Feral children puzzle researchers, students

The+story+of+feral+children+is+not+a+new+one.+From+fictional+characters+such+as+Tarzan+to+real+life+cases+such+as+Genie%2C+their+language+development+has+fascinated+researchers.

Courtesy of Business Insider

The story of feral children is not a new one. From fictional characters such as Tarzan to real life cases such as Genie, their language development has fascinated researchers.

Maddox Fornataro, Staff Writer

Everyone is familiar with the classic story of Mowgli from Rudyard Kipling’s The Jungle Book who was raised by jungle animals; however, many people are unaware that the inspiration behind this is the feral child Dina Sanichar who was raised by wolves until he was found at age 6 by hunters. But unfortunately, Sanichar is not the only case. These severely neglected kids, also known as “feral children,” have bewildered researchers and audiences for decades.

Aside from behavioral issues, when children are neglected, they suffer from severe communication skills. In such cases, feral children learn to say the words, however, it is not language because language consists of sentence structure and grammar rules. A feral child may never learn the structure of language.  

In 1970, 13-year-old Genie Wiley was discovered after a social worker visited their home and found the young girl locked in a small room and tied to a potty chair. Both of Genie’s parents were charged with abuse, though her father committed suicide the day before he was due in court.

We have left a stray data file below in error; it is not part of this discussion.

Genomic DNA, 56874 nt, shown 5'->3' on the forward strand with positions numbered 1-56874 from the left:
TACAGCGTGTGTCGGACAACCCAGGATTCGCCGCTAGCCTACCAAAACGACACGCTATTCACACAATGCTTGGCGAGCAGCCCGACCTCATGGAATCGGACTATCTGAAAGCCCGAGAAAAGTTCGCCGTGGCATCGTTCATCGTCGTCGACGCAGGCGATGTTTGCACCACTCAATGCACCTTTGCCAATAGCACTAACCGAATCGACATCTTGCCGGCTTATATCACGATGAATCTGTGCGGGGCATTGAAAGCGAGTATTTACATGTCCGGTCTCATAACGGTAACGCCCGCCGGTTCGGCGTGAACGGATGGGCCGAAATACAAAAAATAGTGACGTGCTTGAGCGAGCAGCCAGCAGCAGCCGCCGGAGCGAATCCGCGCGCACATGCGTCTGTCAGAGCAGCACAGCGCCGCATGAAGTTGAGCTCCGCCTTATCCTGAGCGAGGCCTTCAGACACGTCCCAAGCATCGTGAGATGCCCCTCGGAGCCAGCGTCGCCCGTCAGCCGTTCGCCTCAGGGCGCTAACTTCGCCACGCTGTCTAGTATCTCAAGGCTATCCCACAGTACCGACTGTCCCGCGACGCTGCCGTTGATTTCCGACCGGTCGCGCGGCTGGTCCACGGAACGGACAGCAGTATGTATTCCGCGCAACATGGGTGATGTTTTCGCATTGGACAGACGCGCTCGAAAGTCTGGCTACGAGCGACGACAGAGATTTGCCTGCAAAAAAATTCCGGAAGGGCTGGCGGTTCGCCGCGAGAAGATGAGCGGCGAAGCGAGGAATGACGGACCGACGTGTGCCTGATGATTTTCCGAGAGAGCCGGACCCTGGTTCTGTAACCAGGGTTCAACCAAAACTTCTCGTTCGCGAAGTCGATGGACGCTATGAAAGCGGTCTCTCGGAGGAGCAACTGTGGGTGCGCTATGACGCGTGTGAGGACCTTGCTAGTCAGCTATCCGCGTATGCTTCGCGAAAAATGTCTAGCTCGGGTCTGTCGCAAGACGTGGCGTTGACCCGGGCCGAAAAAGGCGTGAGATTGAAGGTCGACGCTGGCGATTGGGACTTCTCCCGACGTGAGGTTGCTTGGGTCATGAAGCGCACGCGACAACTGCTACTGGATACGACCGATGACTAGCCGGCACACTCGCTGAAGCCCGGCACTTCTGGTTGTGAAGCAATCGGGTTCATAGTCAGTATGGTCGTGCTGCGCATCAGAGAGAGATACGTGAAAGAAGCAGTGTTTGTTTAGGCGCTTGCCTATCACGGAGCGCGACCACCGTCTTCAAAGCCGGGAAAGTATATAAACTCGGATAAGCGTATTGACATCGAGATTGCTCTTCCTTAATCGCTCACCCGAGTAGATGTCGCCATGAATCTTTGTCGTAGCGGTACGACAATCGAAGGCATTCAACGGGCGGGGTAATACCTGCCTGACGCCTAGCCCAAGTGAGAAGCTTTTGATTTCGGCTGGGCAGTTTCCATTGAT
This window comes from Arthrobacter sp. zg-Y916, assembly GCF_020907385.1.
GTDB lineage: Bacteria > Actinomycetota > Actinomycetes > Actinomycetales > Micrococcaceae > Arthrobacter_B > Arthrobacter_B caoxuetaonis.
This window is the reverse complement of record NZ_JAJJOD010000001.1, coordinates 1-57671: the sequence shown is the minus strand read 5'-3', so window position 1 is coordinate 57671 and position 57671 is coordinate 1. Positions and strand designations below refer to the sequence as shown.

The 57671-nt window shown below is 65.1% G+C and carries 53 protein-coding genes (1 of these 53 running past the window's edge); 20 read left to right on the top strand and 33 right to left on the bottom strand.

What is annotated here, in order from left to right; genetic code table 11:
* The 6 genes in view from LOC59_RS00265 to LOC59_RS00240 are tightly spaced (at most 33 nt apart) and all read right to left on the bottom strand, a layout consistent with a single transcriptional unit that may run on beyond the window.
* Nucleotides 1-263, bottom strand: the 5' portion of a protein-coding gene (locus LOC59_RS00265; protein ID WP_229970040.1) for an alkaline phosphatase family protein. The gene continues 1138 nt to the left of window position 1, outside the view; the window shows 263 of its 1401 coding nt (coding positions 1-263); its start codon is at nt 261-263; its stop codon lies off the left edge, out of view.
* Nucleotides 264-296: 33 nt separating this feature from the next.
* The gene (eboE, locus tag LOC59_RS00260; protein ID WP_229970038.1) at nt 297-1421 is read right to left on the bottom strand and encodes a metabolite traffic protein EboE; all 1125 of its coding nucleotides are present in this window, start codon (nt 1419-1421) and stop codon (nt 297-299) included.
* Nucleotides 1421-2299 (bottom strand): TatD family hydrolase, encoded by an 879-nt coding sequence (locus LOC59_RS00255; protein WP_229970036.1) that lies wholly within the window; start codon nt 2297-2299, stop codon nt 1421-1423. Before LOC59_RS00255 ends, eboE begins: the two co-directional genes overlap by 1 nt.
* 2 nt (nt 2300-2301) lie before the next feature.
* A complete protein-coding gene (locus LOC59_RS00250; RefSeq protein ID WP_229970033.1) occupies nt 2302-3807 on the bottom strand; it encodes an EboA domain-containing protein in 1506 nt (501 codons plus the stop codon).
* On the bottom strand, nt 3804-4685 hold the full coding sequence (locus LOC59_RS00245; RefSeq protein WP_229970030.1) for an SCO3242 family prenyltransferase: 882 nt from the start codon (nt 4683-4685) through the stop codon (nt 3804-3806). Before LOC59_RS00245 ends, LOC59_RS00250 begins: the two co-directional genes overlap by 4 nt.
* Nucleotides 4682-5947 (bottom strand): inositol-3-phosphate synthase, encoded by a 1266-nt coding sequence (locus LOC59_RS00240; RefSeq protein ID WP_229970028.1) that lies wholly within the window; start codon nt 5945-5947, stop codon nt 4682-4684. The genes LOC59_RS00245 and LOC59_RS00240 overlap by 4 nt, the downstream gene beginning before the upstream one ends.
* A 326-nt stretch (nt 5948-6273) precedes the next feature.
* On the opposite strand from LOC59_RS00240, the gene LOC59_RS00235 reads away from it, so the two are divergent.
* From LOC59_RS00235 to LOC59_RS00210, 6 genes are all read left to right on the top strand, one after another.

After her parent’s detainment, a team of psychologists called the “Genie Team” attempted to rehabilitate the girl. One of the team members was Susan Curtiss, a then student at the University of California Los Angeles. Curtiss was focused on studying Genie’s linguistic development and would eventually go on to complete her doctoral thesis on Genie’s acquisition of language.

During her studies, Curtiss found that Genie was able to use words, but not in a complex and meaningful way.

“Language and thought are distinct from each other,” said Curtiss in an article by The Guardian.  “For many of us, our thoughts are verbally encoded. For Genie, her thoughts were virtually never verbally encoded, but there are many ways to think.”

Linguists ultimately concluded that because Genie had not learned a first language during the critical period, which occurs from birth to age seven, she was unable to fully acquire a language. 

“I think that there should be more in place to protect feral children,” said junior and AICE A Level Psychology student Ava Klauza. “There should be extra care to place them with families that will love and support them, even though they know the child will never learn language. They should also be put in a hospital if necessary to further care for them and provide necessary care.”

Behavioral issues make feral children hard to study from a linguistic perspective. This means that it is difficult to understand why children, who have undergone severe abuse, are unable to grasp the language due to their age being past this critical period or due to their trauma. Genie had learned the words and developed sentences, enjoying interaction, however that development was not permanent. 

Today, due to her severe behavioral issues, Genie lives in an adult foster care home in California.